There are strong arguments that uncertainty has been the defining economic feature of the past three years. From the US-China trade war to COVID-19 and the supply chain crisis of 2021, markets have been constantly up or down with remarkably few (and generally short) periods of stability in between.
2022 has only continued that trend so far. As the New York Times reports, stock markets have experienced several wild swings this year alone, with the S&P registering record losses (including its longest losing streak since 2011) amidst intermittent rallies. Likewise, global events such as the Russia-Ukraine war, rising inflation, and enduring COVID tailwinds are contributing to this uncertain state of affairs.
Consequently, market participants and stakeholders are reacting with increased caution. CNBC, citing an Allianz Life survey, reports that 43% of investors say they’re “too nervous” to invest within this market, especially considering the lack of clarity as to what comes next. Stakeholders and participants may have to wait longer for clarity though, because, as I argue below, the unsure state of the market is only likely to continue. Here are the top reasons why.
Slowing global economic recovery
Mid-2021 produced higher than expected global growth figures, fueling an optimistic outlook for a global economic rebound. The pace of that growth slowed down before year-end though, due to chronic supply shortages and a resurgence of new COVID variants omicron and alpha.
This year has not brought any improvement in the situation. As the World Bank reports, global economies continue to experience decelerating growth due to the exhaustion of pent-up demand and unwinding fiscal support. Likewise, a sharp incline in global inflation rates has impacted consumer spending as greater income shares go to necessaries and less allocation to savings and investment.
Tightening monetary policy
I’ve mentioned tightening fiscal policy above, but it’s worth a closer inspection. Central banks in Europe, Japan, and the US intimated earlier in the year that they would be exploring a tighter monetary policy in a bid to combat rising inflation. Consequently, we’ve seen the Federal Reserve raise rates recently and the European Central Bank has given a clear signal on rate hikes in July.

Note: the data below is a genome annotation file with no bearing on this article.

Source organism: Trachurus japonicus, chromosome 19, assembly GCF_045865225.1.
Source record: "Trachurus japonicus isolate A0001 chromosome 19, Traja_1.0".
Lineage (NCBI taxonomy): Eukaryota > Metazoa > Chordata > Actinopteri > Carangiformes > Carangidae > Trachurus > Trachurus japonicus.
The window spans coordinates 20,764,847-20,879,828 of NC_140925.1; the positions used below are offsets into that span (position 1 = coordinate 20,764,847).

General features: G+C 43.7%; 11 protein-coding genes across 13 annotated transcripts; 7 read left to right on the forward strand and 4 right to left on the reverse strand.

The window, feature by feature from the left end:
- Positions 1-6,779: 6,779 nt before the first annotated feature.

As the New York Times reports, investors and industry are reacting to the news with caution as they consider the potential implications of these rate hikes and how they are likely to play out. Consequently, I expect decelerated borrowing activity while the industry gauges incoming measures.
War is generally bad for stability, but in the case of the Russia-Ukraine war there are more reasons why this is the case. Russia is a major player in the global energy market, but its energy obligations to trade partners and general global supply are more susceptible to shocks due to the specter of war.
Global supply runs the risk of damage to critical Russian transmission infrastructure, such as the key pipelines running through Ukraine and other supply channels. Damage to these pieces of infrastructure may further congest an already inflated market, resulting in even higher prices and less of the product.
It’s unclear how long the conflict will last. Consequently, the energy sector will likely continue to experience elevated prices and uncertain supply.
Another important factor, which is largely being ignored for the moment, is the continuing effect of the pandemic on global trade. Enduring concerns over COVID variants, new and large-scale outbreaks in China, and attendant supply chain congestion are all contributing to a highly uncertain market state.
Considering that vaccine hesitancy is still wide-spread and vaccine penetration levels continue in the low figures (particularly in emerging economies), we’re likely some way off complete clarity in this area as well.